Right Whales Need Our Help—Right Now

[Originally published July 27 2017 on the NRDC Expert Blog]

Guest author: Anika Agarwal, Marine Mammal Protection Project Summer Intern

Eight North Atlantic right whales have been found dead in the Gulf of St. Lawrence this month. With an estimated population size of 524 individuals, and only five calves born this year, the loss of these whales is a devastating blow to the population.

Three of the whale carcasses show signs of blunt trauma consistent with vessel collision. One was found entangled in fishing gear. The cause of death of the remaining five whales is still being investigated.

 Mothers lead their calves on the migratory path along the U.S. east coast.   Credit: National Oceanic and Atmospheric Administration (NOAA)

Mothers lead their calves on the migratory path along the U.S. east coast. 

Credit: National Oceanic and Atmospheric Administration (NOAA)

An emblem of America’s east coast, each year North Atlantic right whales travel through the waters of our coastal states, following their migratory path between feeding areas off New England and Canada and nurseries in the shallow waters of the southeast coast. Right whales stay near the water’s surface, breaching and slapping their fins, and mothercalf pairs are known for their gentle, playful nature.

Entanglement and vessel collisions are two of the most serious threats that North Atlantic right whales face today. Whales become entangled in thick ropes and nets when they swim through fishing areas—an incredible 72 percent of right whales have been entangled at some point in their lives. Ropes can become deeply embedded in the skin and cause severe injuries, often to the fins or mouth. Entanglement can also cause changes in swimming behavior, making it difficult to feed, migrate, and socialize. The drag from the ropes force the whales to swim more slowly and expend more energy, which can cause the whale to slowly starve to death.

Ship collision is also extremely dangerous. Serious injuries include bleeding, bluntforce trauma, propeller cuts, and broken bones. About 38 percent of reported right whale deaths between 1986 and 2005 could be attributed to vessel collisions. It’s believed that their behavior makes them particularly vulnerable as they tend to swim just beneath the water’s surface, making them almost invisible to ship captains.

Entanglement, vessel collisions, and noise pollution all cause significant levels of stress in right whales. Stress increases metabolic rate and forces whales to expend extra energy, which in turn reduces their health and, subsequently, their ability to reproduce successfully. The accumulation of these threats is making it incredibly difficult for North Atlantic right whale populations to recover from historic whaling, and the latest data indicates the population is now in decline.

 Efforts to disentangle a North Atlantic right whale from fishing gear; 72% of all right whales have been entangled at some point in their lives.   Credit: National Oceanic and Atmospheric Administration (NOAA)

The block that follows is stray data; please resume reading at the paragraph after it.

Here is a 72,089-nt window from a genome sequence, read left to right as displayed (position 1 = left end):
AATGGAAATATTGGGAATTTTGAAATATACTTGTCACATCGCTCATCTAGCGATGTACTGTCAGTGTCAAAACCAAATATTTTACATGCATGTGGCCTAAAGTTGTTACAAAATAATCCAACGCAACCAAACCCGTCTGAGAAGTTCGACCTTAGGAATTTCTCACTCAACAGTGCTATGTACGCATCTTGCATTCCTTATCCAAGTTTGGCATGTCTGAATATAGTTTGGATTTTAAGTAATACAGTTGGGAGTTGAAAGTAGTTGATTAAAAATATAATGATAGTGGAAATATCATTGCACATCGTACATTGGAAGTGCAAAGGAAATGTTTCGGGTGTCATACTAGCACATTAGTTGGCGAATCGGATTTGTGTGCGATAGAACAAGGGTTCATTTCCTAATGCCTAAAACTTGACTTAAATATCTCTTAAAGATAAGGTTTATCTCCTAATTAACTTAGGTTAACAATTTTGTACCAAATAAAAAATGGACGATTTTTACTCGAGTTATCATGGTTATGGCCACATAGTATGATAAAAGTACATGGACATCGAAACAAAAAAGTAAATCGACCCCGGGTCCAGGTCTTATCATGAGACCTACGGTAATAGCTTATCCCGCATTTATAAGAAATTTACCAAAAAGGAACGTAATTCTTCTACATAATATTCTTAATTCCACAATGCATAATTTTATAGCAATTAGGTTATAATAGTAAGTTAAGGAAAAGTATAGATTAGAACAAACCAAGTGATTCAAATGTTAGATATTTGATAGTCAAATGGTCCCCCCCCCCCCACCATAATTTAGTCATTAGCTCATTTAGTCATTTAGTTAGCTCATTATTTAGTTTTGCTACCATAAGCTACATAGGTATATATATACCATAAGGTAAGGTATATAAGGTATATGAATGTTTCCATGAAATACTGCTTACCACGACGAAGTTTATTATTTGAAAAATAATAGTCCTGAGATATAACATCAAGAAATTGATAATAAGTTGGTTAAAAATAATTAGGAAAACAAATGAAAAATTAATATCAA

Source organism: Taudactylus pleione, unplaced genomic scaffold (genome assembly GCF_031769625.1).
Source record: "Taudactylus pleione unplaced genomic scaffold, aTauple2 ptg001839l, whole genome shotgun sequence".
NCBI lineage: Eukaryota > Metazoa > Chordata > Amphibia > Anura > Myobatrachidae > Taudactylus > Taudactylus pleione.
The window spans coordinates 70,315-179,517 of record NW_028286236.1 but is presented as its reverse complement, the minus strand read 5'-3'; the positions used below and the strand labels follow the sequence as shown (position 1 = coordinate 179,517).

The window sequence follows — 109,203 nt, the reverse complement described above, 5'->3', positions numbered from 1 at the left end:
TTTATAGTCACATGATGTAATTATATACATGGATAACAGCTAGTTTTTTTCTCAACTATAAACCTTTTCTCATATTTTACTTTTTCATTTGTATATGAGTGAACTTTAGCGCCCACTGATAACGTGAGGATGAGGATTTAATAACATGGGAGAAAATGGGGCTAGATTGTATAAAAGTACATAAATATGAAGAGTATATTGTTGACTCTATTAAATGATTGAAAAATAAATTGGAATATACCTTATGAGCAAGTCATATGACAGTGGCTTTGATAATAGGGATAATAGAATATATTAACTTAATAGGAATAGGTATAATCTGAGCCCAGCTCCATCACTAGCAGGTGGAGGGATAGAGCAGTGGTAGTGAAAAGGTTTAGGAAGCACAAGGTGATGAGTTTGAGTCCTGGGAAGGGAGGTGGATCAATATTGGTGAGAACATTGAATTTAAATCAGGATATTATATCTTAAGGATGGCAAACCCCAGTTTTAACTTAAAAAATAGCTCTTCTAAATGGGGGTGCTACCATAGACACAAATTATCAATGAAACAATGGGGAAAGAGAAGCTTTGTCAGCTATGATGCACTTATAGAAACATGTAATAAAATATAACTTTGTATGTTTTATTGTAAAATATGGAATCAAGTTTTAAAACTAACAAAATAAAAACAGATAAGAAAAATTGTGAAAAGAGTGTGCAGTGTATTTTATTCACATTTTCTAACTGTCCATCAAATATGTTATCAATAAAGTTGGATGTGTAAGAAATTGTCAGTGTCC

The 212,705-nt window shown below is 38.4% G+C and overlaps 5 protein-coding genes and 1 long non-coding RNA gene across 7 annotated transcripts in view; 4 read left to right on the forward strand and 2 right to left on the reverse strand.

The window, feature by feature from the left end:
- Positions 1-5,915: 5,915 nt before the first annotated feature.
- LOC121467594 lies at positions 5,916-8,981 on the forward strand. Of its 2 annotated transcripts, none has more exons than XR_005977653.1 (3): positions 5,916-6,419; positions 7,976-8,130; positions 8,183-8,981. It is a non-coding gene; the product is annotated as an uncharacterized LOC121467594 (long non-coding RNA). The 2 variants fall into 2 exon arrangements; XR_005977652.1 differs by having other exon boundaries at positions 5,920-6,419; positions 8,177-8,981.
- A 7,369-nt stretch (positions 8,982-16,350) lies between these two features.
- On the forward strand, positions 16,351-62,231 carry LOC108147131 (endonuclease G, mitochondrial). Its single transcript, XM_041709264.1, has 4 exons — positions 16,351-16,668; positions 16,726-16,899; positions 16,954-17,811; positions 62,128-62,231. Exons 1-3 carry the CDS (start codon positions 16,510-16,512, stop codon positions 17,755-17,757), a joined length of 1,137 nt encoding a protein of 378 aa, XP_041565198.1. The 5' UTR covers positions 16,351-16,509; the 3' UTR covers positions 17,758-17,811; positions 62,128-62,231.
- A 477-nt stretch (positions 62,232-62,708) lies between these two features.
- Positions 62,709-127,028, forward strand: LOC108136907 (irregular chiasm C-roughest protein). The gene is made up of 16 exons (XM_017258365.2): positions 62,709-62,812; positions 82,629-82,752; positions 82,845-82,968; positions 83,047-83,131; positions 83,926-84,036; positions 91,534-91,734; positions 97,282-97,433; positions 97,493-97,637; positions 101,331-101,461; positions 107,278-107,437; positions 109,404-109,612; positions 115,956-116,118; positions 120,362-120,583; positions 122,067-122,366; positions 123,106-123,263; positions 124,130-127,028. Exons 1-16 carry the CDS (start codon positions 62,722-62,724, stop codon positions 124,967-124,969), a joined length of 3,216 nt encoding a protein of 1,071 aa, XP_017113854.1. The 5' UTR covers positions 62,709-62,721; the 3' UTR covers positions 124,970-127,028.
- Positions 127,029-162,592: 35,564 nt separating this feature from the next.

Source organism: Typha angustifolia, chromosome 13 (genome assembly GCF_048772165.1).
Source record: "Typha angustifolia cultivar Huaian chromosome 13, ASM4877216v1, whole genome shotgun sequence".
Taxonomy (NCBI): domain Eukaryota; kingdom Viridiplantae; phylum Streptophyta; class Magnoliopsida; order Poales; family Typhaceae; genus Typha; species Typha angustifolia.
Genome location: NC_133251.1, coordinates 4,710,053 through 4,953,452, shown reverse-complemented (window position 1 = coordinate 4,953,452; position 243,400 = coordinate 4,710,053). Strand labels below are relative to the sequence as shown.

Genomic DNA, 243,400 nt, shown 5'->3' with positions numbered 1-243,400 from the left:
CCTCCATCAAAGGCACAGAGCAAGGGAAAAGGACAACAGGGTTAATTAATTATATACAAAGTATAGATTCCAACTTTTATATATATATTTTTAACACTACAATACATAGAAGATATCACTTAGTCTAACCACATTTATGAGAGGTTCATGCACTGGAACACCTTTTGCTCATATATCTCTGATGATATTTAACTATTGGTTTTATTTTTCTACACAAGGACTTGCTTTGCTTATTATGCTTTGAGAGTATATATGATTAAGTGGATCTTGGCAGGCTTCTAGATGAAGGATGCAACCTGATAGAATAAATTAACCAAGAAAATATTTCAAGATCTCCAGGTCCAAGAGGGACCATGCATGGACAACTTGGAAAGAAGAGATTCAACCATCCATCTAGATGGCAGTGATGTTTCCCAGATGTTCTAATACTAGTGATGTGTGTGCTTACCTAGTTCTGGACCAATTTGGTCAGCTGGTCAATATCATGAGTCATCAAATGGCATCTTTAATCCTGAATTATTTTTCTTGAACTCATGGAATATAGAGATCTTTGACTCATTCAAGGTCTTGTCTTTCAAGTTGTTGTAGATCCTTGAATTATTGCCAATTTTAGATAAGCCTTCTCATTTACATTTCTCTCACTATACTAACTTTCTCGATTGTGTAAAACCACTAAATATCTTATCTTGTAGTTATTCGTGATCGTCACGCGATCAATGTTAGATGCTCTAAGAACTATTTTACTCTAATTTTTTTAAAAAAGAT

Efforts to disentangle a North Atlantic right whale from fishing gear; 72% of all right whales have been entangled at some point in their lives. 

Credit: National Oceanic and Atmospheric Administration (NOAA)

And now, North Atlantic right whales are facing an assault from the oil and gas industry. The Trump administration intends to allow seismic surveying in the mid-Atlantic. The massive proposed survey area directly overlaps with the North Atlantic right whale’s migratory corridor, and the noise emitted from the seismic blasts is likely to impact critical calving habitat. This may drown out vital communication between mothers and their calves, as well as disrupt their ability to navigate and find food. It is the opinion of 28 right whale biologists, including some of the world’s leading experts on the species, that the impacts of the proposed seismic surveys may well be a “tipping point” that will drive the species towards extinction.1

There are many other endangered whales living off our coasts that face similar threats, including gregarious humpbacks, majestic blue whales, and awe-inspiring sperm whales. Ocean noise severely impacts fish and marine invertebratesseismic blasting has been found to decimate zooplankton up to three quarters of a mile away. Seismic therefore puts the fundamental building blocks of marine food chains, upon which we and marine mammals rely, at serious risk.

Help protect the North Atlantic right whale and make your voice heard in the fight against Atlantic seismic. 

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1 Statement from C. Clark, S. Kraus, D. Nowacek, A. J. Read, A. Rice, H. C. Rosenbaum, M. Baumgartner, I. Biedron, M. Brown, E.A. Burgess, T. Frasier, C. Good, P. Hamilton, M. Johnson, R. D. Kenney, A. Knowlton, N. S. Lysiak, C. Mayo, W. A. McLellan, B. MacLeod, C. A. Miller, M. J. Moore, D. A. Pabst, S. Parks, R. Payne, D. E. Pendleton, D. Risch, and R. Rolland to the President of the United States (Apr. 14, 2016).